Bimbo Banter


Putting the Care into Your Health


  • Leadership
  • October 3, 2014
  • by Emily Turner

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Health care is a common denominator throughout our lives. Who doesn’t want the very best? Having worked with many health care industry clients over the years, I can tell you firsthand that the vast majority of health care leaders want to deliver the very best. In fact, the most astute realize that creating a culture where the patient is the main focus is a win-win, as it benefits both the patients served and the bottom line. This is where “patient-centered excellence” comes in, and if you’re in health care today, this approach is gaining a lot of traction. In fact, Johns Hopkins appointed their first-ever Chief Patient Experience Officer just last week.

After spending a fascinating two days at BLG’s, a HealthStream Company, recent “Leading Innovation in the Patient Experience” summit, I learned that it is up to leaders to set the tone and “role-model” the behavior they want to see from dedicated physicians, nurses and staff that deliver patient care. This includes everything from making eye contact with patients, their families and staff members as you walk down the hall to picking up that piece of trash lying just outside the hospital’s entryway.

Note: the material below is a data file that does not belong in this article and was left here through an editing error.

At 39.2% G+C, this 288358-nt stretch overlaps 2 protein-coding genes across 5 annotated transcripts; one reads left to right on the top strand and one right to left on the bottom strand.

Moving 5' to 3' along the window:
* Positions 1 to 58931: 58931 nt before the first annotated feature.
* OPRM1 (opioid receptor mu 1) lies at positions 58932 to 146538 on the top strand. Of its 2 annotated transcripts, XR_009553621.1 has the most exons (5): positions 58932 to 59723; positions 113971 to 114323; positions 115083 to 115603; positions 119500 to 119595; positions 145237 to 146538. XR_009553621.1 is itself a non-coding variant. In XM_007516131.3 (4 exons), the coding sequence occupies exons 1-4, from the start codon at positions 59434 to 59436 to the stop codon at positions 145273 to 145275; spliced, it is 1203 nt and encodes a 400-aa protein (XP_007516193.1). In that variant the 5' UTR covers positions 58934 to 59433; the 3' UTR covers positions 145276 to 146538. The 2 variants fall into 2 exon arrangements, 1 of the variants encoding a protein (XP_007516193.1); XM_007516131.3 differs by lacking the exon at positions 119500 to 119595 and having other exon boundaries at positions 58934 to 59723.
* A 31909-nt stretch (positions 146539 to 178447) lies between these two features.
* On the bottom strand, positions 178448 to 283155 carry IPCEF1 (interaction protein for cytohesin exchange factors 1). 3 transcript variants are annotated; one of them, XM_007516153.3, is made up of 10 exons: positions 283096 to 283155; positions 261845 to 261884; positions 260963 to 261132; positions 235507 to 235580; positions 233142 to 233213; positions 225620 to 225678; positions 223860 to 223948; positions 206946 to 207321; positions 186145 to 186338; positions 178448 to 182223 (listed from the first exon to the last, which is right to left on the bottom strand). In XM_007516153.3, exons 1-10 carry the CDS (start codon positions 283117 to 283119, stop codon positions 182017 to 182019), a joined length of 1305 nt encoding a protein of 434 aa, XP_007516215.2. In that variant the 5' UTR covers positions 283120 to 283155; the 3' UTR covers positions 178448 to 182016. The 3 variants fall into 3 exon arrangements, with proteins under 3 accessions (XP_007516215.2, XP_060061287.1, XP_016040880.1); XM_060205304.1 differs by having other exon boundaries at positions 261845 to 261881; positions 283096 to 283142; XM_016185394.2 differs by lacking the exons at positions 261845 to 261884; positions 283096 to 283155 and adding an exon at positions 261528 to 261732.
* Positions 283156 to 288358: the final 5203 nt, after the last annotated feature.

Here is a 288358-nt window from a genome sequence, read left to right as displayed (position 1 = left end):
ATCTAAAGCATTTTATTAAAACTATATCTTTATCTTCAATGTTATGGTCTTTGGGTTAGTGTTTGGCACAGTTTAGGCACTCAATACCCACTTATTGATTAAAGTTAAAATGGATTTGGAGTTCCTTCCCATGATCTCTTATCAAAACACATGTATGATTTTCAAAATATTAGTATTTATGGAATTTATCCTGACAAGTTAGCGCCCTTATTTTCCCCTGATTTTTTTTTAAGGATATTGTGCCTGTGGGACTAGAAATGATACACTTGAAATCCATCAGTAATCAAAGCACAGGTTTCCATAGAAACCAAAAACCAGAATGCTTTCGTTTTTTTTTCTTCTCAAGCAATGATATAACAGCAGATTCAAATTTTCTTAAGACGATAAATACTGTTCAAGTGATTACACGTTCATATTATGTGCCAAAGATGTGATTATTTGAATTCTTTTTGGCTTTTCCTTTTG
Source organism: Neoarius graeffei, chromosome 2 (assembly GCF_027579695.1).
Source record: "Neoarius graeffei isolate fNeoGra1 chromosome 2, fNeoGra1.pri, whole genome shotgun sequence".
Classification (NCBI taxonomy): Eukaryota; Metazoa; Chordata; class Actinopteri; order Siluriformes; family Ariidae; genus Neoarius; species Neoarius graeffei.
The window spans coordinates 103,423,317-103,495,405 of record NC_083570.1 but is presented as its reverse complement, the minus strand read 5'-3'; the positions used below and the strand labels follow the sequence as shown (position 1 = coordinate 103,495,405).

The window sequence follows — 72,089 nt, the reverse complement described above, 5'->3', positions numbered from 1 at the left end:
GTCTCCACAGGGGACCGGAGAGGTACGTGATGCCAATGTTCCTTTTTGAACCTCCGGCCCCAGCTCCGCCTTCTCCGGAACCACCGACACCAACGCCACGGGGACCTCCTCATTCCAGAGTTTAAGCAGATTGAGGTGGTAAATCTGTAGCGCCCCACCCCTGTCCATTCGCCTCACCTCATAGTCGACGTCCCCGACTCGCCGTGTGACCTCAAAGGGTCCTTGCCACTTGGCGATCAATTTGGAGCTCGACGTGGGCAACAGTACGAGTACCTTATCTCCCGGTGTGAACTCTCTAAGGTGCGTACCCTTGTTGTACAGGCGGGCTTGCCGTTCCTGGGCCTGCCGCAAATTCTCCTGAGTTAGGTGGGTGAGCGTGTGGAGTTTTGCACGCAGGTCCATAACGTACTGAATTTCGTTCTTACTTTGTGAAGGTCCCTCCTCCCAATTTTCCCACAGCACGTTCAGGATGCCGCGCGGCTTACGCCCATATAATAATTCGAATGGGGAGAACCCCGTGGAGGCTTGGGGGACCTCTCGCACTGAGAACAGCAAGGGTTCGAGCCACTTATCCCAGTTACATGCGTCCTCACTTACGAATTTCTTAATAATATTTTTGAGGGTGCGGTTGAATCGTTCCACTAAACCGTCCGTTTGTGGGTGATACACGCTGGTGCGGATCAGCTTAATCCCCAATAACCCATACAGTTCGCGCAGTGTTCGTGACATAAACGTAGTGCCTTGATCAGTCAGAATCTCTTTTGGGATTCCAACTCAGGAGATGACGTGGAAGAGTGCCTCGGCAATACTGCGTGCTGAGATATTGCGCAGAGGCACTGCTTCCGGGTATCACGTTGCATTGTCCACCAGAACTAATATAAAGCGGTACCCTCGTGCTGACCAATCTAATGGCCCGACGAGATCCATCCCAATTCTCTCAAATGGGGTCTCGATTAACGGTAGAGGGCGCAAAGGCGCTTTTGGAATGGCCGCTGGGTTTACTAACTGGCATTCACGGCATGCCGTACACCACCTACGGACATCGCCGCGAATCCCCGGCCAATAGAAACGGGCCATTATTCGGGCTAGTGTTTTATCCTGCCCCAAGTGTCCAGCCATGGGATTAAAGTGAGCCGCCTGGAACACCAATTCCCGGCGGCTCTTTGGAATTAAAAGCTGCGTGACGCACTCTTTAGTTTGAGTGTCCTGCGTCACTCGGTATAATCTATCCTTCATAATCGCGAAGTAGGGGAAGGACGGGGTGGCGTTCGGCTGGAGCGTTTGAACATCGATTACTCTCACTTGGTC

As someone who has been a patient several times, I have had good experiences and bad ones. Unfortunately, the bad experiences tend to linger. One of BLG’s mantras that is easy to remember but difficult to implement is, “every patient, every time, every interaction.” The goal is to develop a culture of “always” and, again, leaders must set the tone. This can be done through a variety of proven tactics, including: increasing accountability, developing employee-led teams to facilitate patient engagement and speaking the patient’s language. This last area rang true as “speaking the patient’s language” is similar to what we teach at Spaeth about jargon. If the target audience (aka: the patient) doesn’t understand what you’re (aka: the health care provider) saying, they stop listening. Failure to listen to your doctor or nurse could have life and death consequences.

Practice Leader Katie Owens opened the summit with the following statement: “Creating a world-class experience that matches the clinical experience at our partnering hospitals and health systems is our goal.” If this summit and the large number of leaders who attended is any indication of what is to come, you can rest a little easier knowing that there are a lot of dedicated individuals out there working hard to ensure that you will receive the best care possible, every time.

To read more about BLG and their clients’ success stories, please visit http://www.bhclg.com/.



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